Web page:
Another easy way to make a pleat is to pin the two notches together.
Flatten the pleat with your finger distributing the fabric in equal parts.
This is how the front looks.
Here is the back view. This pleat is known as a box pleat.
Baste to keep the shape. Basting is better than pinning when you are starting to sew.
Step Two: Sewing The Outer Fabric
Sew the sides at 1/2″ or your chosen seam allowance.
Step Two: Sewing The Lining
Make the pleats as you did before front and back and baste.
Sew the sides of the lining as you did on the outer layer.
Overlock the seam allowances.
Overlock the hem.
Step Three: Making The Loops And The Sash/Bow
You will need to make 14 loops, the fastest way to do it is to cut a strip of fabric 45″ in length by 2″ wide. Sew lengthwise at 1/2″.
Turn using a loop turner or a safety pin.
Cut into 3″ strips fold them and pin evenly upside down around the back and front neckline
The loop that will serve as the shoulder strap needs to be pin at an angle see drawing below.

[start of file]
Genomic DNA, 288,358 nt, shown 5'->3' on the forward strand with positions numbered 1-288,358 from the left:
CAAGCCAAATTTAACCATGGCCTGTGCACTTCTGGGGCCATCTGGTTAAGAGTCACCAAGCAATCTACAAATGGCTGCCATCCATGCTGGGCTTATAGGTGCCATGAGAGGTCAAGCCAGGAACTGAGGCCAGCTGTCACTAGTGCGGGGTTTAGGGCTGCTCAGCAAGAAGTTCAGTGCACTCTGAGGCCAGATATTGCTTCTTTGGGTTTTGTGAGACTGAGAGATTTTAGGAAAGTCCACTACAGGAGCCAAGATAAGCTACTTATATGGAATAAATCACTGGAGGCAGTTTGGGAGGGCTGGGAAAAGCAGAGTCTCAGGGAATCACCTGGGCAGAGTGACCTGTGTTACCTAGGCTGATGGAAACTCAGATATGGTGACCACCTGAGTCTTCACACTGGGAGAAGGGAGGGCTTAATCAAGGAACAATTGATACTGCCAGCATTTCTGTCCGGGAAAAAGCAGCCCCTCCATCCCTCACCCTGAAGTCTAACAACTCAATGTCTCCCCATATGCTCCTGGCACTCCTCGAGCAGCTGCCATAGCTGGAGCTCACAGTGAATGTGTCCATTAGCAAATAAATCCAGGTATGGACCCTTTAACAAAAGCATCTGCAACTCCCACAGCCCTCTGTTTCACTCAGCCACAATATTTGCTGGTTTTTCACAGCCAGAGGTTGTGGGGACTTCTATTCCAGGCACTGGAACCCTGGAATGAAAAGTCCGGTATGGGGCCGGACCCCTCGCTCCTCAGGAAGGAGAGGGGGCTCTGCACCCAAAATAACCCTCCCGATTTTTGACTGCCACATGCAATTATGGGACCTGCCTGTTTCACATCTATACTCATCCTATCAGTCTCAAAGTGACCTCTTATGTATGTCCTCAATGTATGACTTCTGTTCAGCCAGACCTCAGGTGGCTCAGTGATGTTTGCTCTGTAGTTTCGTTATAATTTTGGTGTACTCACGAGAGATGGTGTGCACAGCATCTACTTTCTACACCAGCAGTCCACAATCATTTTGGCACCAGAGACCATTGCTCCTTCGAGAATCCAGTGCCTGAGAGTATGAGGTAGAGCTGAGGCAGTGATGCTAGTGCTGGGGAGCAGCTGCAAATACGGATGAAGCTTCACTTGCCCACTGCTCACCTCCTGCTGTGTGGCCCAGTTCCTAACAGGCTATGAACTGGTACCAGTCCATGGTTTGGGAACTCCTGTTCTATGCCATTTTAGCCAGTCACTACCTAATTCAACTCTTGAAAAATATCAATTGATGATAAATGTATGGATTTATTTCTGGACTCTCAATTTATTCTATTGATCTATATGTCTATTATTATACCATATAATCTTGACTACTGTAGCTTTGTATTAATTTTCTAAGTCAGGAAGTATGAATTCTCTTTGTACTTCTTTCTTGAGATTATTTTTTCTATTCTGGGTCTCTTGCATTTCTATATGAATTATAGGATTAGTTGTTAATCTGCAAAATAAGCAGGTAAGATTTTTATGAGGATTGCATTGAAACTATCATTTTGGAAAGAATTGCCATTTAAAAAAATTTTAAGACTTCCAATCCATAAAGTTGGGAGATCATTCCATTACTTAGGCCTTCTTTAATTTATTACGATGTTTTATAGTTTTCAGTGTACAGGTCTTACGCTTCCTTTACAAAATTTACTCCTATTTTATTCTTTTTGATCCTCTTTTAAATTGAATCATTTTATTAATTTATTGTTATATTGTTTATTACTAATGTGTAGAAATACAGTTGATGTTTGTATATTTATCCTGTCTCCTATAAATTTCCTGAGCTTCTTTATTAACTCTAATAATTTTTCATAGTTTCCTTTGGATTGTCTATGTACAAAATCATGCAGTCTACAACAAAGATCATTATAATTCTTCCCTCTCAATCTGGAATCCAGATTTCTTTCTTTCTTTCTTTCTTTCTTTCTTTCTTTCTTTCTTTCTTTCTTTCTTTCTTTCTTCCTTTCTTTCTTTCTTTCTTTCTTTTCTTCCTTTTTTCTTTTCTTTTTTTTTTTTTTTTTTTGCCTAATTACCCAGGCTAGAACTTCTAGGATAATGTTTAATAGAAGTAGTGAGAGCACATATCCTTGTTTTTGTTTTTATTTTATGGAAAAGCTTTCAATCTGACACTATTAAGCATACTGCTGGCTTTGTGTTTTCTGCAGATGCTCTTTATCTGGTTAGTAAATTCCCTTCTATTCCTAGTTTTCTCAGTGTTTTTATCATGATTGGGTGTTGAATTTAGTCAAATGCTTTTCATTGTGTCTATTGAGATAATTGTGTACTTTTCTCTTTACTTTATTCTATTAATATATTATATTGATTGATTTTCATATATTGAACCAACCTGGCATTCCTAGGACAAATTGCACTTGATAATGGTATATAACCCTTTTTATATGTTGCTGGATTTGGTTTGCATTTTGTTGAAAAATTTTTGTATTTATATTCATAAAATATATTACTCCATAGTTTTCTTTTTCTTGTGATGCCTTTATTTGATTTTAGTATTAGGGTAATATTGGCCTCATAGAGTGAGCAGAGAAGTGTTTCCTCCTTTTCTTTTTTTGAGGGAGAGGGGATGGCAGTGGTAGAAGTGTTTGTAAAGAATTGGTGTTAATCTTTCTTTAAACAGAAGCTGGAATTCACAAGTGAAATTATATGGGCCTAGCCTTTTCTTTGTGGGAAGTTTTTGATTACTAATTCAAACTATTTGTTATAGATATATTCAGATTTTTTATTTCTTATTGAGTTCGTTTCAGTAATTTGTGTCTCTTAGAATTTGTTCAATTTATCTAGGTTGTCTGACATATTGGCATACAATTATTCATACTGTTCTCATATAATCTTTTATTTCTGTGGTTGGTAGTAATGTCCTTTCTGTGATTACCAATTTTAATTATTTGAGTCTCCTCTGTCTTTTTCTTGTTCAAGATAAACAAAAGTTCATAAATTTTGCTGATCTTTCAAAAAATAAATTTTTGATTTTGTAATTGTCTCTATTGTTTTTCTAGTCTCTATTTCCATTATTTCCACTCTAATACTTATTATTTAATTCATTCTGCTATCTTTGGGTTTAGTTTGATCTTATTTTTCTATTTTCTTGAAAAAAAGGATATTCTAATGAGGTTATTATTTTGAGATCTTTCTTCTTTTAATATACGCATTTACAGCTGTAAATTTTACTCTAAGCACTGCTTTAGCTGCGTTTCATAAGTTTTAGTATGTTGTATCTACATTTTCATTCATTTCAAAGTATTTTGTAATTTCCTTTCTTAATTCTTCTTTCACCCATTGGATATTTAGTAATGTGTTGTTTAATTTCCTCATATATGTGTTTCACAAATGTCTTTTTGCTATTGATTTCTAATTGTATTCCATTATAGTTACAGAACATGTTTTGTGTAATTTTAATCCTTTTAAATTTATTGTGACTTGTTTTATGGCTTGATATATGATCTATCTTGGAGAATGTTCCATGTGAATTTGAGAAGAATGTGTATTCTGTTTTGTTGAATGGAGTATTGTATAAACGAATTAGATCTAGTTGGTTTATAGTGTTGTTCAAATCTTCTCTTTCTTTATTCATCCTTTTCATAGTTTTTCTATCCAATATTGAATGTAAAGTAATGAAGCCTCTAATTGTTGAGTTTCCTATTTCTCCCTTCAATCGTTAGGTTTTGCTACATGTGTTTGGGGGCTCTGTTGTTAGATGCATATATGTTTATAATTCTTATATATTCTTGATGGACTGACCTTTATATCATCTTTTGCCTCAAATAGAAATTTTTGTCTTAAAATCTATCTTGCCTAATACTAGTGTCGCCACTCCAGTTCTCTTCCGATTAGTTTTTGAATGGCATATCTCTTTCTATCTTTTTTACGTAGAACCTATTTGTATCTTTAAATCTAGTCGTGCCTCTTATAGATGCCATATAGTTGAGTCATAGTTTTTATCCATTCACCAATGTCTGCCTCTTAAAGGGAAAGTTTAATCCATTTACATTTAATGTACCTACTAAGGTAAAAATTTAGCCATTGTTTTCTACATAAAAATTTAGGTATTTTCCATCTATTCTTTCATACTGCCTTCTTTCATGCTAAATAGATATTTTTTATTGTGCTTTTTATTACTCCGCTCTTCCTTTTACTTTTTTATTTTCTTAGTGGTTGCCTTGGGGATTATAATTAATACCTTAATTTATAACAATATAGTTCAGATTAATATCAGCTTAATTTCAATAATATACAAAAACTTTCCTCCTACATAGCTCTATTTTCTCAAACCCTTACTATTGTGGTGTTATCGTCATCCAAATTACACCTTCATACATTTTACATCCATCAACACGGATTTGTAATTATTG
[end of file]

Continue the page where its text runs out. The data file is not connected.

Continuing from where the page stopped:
Make sure the loop is not caught on the sides.
Showing below against the lining so it is not so distracting.
Baste the loops.
Step Four: Shaping Your Pillowcase Party Dress.
Print sides together. Be extra careful here, make sure you have the right side of the lining facing the loops with the right side of the print.
Start by sewing the armhole, then progress to the shoulder carefully sew the loop at the point but make sure you do not catch the loop sides with the seam allowance. Continue sewing the front, the other armhole and the back ending where you began. Turn the lining inside the dress. Iron. Understitch the armholes then clip the seam allowance to 1/4′.
Understitch the front and back of the dress catching the seam allowance and the lining together, this will allow the lining to hand inside the dress without showing. Reduce the seam allowance to 1/4″.
Step Five: Making The Sash/Strap/Bow
Cut a long strip of fabric 6″ wide and at least 76″ long. Mine is 76″ but I think I could have the bow a bit longer. I would add and extra 6″ if I could, but I have run out of fabric.